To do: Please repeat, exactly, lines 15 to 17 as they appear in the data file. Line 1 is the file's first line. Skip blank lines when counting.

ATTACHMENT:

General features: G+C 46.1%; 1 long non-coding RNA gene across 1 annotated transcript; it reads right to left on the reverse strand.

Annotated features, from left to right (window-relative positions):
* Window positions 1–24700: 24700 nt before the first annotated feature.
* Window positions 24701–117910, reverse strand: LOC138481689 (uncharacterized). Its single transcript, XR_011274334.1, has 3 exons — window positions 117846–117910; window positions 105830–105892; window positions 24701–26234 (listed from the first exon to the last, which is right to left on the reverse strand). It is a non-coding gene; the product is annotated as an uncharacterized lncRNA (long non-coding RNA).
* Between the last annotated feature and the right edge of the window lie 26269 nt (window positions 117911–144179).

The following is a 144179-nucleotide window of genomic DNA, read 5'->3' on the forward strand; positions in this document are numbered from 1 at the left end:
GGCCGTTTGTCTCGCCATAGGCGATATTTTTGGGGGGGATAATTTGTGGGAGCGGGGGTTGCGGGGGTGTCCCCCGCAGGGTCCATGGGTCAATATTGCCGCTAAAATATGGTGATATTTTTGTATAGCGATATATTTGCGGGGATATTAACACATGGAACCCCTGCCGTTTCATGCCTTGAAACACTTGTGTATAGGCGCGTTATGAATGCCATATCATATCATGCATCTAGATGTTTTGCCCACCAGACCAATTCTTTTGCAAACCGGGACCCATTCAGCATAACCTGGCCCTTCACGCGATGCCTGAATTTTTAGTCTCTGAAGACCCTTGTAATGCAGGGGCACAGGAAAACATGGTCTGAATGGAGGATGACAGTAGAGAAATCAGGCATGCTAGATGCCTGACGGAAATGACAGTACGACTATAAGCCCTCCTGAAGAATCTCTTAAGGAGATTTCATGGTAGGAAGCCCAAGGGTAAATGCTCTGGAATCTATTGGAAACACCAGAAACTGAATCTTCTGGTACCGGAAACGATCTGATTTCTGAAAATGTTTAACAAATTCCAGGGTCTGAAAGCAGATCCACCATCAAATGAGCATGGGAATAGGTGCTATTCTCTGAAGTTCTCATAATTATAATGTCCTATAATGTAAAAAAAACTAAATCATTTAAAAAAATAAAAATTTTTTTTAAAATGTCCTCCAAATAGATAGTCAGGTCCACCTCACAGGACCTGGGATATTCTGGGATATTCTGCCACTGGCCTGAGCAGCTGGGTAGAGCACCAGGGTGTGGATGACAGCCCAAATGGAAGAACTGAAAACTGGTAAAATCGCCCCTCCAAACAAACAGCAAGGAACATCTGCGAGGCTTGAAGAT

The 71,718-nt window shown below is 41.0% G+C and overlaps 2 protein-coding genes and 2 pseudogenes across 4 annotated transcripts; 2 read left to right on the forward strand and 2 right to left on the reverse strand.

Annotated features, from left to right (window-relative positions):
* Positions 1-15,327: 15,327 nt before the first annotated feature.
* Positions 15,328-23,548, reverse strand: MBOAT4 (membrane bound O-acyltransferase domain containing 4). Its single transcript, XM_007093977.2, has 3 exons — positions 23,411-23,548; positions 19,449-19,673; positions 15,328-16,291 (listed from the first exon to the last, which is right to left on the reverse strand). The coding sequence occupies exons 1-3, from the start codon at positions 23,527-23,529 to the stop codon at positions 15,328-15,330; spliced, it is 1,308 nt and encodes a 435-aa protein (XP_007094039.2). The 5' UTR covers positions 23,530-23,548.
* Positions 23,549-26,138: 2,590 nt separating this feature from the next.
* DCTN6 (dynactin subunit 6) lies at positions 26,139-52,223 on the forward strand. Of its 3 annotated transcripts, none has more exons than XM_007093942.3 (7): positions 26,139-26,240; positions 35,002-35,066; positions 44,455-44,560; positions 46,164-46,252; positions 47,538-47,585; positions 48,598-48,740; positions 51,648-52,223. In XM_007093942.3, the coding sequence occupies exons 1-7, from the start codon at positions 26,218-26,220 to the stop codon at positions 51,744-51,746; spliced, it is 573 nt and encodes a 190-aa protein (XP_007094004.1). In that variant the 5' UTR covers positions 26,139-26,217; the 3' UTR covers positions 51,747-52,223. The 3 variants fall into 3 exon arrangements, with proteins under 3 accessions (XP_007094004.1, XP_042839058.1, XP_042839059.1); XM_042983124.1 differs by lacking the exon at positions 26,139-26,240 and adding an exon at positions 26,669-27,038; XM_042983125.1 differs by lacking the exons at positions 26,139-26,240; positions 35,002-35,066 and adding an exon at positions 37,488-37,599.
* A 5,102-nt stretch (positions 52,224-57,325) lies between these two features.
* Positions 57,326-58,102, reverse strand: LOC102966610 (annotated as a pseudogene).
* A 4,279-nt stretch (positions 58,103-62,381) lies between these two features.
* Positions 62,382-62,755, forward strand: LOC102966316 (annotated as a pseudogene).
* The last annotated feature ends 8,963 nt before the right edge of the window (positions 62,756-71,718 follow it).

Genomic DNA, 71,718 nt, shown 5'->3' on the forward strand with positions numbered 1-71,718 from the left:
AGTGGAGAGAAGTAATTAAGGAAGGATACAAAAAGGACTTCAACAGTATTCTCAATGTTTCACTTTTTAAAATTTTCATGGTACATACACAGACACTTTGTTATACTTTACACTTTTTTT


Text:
* Positions 57,326-58,102, reverse strand: LOC102966610 (annotated as a pseudogene).
* A 4,279-nt stretch (positions 58,103-62,381) lies between these two features.
* Positions 62,382-62,755, forward strand: LOC102966316 (annotated as a pseudogene).